As I see this right now, I feel this might be considered to be a little shy for $Q_2$'s collector current. But perhaps they were considering dissipation and power here (see added note below, too.) So keeping this just a little tighter (closer to the needs of $Q_1$) might have made some sense in this context. So long as there is sufficient extra here so that $Q_2$ will always work well regardless of the specific BJTs the apply.

There is still the risk that over all the parts they buy that $\beta \ge 100$ for $Q_1$. In a circuit like this, I'd probably want to see the analysis across all reasonable variations of $\beta$ and $I_{SAT}$ for the BJTs and then do simulations over a wide range of ambient and operating temperatures. The LEDs themselves also experience variations regarding their own voltage drop, with temperature changes, just like the BJTs do. And this may mean an increasing $V_{CE}$ for $Q_1$, leading to more dissipation with $Q_1$, shifting it in effect from the LEDs to $Q_1$. All boundary cases should have been examined.

The BC847, in particular, is probably not so good a choice. If you look at the $\beta$ curves for it, it pretty much starts tapping out above some tens of milliamps. By the time you get to $150\:\text{mA}$, the typical curves are showing perhaps $\beta=50$ or a little less (over temp.) Part variation will mean you probably cannot count on more than $\beta=35$ or so, at these currents.

And that's a problem. Because then $R_2$ will be the limitation and the LED currents will probably be limited to about $80\:\text{mA}$ in some cases. Also, then $Q_2$ isn't doing anything. So there's no control anymore.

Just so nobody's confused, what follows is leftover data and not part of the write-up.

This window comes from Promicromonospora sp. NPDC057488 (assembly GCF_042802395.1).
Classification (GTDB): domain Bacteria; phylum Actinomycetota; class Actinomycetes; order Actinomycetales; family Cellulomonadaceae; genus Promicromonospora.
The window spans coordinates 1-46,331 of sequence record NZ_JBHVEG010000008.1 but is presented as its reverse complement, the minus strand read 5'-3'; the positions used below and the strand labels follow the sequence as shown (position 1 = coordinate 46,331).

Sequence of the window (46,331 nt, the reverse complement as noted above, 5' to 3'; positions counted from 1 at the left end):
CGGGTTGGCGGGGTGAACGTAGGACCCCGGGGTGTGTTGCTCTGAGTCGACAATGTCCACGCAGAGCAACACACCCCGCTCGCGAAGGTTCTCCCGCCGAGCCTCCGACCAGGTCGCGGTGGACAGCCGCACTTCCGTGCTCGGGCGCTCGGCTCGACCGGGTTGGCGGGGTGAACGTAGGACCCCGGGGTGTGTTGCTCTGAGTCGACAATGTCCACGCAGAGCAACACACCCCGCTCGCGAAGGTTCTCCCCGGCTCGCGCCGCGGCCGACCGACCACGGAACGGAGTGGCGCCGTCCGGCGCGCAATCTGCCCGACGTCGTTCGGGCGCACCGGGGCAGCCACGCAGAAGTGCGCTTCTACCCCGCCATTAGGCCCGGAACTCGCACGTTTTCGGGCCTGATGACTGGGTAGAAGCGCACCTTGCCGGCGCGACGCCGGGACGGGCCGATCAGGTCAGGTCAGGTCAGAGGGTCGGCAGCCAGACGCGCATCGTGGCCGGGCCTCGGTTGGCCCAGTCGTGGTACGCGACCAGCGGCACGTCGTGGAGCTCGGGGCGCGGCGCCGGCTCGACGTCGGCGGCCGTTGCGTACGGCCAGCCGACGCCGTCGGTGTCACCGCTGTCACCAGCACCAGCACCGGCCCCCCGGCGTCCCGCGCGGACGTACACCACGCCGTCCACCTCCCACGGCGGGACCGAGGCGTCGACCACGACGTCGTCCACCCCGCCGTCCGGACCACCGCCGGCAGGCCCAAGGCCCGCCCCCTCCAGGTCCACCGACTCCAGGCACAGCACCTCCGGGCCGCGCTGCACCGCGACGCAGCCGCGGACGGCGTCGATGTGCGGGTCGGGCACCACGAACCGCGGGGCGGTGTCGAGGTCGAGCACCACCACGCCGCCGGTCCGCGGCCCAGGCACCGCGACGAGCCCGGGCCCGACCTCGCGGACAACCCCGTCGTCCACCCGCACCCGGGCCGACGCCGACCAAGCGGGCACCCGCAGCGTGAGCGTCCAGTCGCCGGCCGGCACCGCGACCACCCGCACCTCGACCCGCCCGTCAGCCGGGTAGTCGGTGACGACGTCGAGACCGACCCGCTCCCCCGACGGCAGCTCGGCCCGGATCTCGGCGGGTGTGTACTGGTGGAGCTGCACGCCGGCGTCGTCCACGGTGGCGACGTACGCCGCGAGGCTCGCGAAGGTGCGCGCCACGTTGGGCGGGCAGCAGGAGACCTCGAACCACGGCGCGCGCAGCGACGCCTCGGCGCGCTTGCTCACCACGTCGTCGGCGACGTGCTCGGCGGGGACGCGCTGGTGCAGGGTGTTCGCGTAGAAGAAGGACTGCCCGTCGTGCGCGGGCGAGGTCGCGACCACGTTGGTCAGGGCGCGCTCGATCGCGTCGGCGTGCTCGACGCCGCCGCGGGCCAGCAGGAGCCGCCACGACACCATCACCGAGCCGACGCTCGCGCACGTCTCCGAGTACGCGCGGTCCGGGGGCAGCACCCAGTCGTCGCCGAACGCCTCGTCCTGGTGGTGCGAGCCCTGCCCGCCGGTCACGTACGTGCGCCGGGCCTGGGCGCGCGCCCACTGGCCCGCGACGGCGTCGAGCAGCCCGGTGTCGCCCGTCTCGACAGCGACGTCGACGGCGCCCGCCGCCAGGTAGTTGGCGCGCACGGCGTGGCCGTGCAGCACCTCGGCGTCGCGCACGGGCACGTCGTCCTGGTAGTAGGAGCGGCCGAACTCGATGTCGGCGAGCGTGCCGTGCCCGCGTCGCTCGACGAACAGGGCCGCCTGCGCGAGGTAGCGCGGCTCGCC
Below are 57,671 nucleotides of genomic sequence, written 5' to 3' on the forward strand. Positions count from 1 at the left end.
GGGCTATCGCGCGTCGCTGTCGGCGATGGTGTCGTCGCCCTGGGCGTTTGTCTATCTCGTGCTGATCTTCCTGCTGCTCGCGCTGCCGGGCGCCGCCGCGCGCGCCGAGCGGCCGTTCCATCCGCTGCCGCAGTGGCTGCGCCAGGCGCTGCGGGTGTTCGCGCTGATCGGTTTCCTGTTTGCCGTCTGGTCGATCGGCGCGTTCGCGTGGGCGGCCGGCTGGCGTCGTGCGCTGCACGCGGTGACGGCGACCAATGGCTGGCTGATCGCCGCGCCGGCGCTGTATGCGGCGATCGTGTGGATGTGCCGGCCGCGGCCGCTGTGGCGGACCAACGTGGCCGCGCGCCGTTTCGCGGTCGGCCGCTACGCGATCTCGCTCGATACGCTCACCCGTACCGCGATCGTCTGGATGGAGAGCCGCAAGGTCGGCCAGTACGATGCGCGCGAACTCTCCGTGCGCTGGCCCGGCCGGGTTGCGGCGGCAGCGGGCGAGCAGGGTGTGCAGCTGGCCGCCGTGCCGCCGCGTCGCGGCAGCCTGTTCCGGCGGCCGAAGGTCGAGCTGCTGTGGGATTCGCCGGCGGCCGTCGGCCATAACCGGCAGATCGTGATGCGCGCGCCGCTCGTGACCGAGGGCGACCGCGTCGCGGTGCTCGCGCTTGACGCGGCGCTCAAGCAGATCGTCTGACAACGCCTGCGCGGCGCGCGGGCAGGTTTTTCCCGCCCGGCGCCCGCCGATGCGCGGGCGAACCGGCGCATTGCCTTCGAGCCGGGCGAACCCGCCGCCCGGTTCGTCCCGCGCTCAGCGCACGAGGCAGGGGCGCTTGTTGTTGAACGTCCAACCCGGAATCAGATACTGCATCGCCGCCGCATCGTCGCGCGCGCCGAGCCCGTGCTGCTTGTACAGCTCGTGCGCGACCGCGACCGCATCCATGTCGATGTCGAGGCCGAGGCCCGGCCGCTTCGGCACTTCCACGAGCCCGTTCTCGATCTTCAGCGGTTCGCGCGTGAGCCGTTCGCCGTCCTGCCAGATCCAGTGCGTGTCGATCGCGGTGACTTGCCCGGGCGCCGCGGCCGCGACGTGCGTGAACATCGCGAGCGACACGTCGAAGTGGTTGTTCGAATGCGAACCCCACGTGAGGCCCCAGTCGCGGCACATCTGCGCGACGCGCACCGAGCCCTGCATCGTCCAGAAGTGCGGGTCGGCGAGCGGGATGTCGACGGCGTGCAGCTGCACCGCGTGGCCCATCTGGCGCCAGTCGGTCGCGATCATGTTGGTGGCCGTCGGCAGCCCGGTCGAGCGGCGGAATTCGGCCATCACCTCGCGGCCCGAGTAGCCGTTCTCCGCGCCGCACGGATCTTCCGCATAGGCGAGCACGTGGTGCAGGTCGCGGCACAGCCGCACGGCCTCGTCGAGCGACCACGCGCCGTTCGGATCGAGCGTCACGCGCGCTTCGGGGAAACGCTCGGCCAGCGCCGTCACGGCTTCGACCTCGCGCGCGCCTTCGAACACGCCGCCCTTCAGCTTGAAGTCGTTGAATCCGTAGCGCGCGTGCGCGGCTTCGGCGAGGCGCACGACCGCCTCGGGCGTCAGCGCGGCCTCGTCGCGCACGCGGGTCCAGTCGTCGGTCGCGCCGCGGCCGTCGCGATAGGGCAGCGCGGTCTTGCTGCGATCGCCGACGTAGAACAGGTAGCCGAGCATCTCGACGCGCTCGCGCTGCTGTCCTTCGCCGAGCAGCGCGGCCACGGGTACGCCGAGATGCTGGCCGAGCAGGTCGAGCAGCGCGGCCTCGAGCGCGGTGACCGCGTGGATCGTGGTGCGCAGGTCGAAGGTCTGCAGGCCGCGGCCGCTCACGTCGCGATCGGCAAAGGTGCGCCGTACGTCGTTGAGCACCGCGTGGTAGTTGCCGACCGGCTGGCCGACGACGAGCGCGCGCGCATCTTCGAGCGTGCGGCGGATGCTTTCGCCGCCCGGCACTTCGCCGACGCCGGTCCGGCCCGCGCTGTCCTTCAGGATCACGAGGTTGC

So this makes me think that $Q_2$ is there more as an over-current protection in cases where they get "good" BC847's with too much $\beta$ and that they don't otherwise care. Kind of a safety thing, rather than a control thing. Oh, well.

Other than the above question as to the design, temperature is probably a main concern for a circuit like this. The $V_{BE}$ of a BJT will vary, losing about $2\:\text{mV}$ for every degree Celsius increase in temperature. With these currents, you can be pretty sure of plenty of dissipation here and therefore temperature increases.

As the $V_{BE}$ declines, the LED current also declines with this circuit. So temperature increases will have the effect of decreasing the current and therefore also the dissipation, too. In this application, where a precision current isn't the goal, this particular behavior is actually a good idea because it means the circuit will over time find a balance and settle down. Good thing.

Your schematic is correct. The transistors form a constant current source.

Wikipedia lists the schematic in its "Current Source" article under "Constant current source with thermal compensation".

• Would possibly be helpful to include an excerpt of the relevant parts of the article. I edited the URL to directly go to the part you mention. Feb 3, 2018 at 20:47
• So its basically a current limiter right? Thanks for that by the way.
– efe
Feb 3, 2018 at 20:49
• Yes. It limits the current
– GNA
Feb 3, 2018 at 20:52